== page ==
[distcc] Re: re: distributed compiler cache
mbp at samba.org
Thu Sep 12 08:08:00 GMT 2002
On 12 Sep 2002, Joerg Beyer <j.beyer at web.de> wrote:
> The main difference is, that my cache is constantly running daemon. I like
> to share the cached .o files between a working group of people.
I agree that is a common and useful scenario.
> My first attempt was to put cache locking into ccache, but that
> seems harder to me. The scheduling of the compile jobs looks also
> simple to me with a central compoment (the master).
Everybody says that, but I really am not convinced that a centralized
scheduler can do any better at spreading load.
distcc already comes pretty close to linear scalability within certain
ranges, and I still have some ideas for better load balancing and
pipelining. A central controller can't possibly make 3 machines more
than 3x faster, so the best possible improvement is pretty small, and
I am not sure that it justifies introducing another moving part.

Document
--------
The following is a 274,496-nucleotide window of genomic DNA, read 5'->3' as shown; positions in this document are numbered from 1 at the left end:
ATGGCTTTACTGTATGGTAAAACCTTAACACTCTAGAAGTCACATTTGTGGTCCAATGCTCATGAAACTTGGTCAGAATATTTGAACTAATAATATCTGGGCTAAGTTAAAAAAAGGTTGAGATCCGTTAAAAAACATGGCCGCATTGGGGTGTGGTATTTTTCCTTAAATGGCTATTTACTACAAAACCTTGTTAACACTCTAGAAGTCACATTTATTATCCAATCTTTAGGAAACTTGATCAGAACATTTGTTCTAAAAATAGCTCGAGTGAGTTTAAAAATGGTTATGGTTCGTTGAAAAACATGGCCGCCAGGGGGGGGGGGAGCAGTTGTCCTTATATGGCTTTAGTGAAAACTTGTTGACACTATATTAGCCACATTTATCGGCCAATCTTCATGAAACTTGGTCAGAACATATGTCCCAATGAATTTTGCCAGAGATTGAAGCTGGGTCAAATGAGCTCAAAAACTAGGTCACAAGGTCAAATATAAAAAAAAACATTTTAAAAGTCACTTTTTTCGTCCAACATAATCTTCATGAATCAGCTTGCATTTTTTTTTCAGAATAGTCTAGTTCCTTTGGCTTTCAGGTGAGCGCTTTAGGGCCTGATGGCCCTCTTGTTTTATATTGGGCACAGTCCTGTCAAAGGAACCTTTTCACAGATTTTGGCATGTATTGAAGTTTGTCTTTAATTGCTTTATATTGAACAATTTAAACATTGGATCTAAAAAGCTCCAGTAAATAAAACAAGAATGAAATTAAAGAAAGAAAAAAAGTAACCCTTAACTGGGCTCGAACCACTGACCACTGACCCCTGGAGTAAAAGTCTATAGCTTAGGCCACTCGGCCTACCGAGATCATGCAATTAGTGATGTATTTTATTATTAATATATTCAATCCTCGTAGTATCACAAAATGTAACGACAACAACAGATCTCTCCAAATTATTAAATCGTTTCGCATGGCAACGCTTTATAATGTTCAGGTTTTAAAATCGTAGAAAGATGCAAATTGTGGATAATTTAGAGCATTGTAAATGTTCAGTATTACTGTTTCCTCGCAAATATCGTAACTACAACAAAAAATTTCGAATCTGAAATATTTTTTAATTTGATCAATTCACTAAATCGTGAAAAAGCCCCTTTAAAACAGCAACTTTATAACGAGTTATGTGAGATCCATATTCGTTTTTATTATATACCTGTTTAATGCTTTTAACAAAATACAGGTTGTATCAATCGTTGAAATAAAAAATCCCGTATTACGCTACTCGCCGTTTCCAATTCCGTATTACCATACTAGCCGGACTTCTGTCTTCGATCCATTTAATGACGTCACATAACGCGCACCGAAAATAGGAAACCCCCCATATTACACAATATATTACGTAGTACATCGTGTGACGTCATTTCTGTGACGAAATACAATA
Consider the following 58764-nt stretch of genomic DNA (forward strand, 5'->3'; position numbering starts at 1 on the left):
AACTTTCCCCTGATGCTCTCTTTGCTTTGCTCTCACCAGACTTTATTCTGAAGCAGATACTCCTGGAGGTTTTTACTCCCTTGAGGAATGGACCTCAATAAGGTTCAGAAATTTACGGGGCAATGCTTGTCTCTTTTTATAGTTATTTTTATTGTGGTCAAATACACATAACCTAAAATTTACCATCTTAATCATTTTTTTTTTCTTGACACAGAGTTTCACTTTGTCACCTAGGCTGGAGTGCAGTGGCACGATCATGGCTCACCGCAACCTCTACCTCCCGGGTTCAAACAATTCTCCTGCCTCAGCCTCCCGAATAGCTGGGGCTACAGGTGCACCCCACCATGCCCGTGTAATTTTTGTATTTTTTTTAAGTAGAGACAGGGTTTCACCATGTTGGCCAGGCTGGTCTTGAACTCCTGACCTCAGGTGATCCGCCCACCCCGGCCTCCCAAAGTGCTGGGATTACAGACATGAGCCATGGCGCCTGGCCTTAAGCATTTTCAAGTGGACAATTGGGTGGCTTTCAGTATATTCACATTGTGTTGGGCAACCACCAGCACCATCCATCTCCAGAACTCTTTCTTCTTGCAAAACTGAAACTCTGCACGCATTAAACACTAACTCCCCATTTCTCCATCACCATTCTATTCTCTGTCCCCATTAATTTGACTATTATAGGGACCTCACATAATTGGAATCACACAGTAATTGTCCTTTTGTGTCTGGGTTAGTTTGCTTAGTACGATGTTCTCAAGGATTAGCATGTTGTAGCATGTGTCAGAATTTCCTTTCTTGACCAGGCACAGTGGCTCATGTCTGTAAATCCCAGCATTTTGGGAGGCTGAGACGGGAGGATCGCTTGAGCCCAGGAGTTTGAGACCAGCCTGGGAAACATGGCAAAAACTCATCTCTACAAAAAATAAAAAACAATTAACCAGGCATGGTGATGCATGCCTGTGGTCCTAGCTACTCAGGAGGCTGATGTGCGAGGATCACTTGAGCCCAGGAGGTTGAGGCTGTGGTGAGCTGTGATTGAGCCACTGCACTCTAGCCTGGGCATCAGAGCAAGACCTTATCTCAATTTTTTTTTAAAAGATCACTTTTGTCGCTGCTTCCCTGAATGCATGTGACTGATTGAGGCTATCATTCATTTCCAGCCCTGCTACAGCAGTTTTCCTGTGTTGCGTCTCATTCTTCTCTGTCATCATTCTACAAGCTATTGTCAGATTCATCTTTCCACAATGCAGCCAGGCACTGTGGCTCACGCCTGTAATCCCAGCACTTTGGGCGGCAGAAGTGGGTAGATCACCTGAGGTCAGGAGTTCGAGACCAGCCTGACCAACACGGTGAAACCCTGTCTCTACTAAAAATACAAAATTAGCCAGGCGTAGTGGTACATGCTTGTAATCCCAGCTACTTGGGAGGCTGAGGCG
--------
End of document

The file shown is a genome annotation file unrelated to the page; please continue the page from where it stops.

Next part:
> Also distcc and ccache implement some things like comandline
> parsing twice.
True, but to some extent that is necessary, because they need to get
different information out of the command line.
> I am not sure, that my concept fits better, but I will try.
> Do you see any chance to integrate our solutions?
I think that should be quite possible.
I think I would approach it this way:
1. Make sure ccache really works well with distcc as separate
processes; write test cases for this.
2. Also, test ccache being called by the server to provide a
If while doing this you discover some way in which ccache and
distcc don't interact well, then fix that detail. For example
there may be some argument which is parsed inconsistently, or it
might be possible to make them default to calling each other.
3. Now, try to measure how much performance is lost by having ccache
and distcc in separate programs. If it is less than a couple of
percent, don't worry about it.
I kind of doubt that parsing the arguments twice and forking an
extra process is really a significant cost, but if it is, perhaps
it can be addressed by merging the existing codebases.
Even compilers are built out of several interacting processes -- cpp,
cc1, as, ld, etc. This modularity doesn't kill performance or smooth
operation, and indeed it allows unexpected flexibility such as distcc
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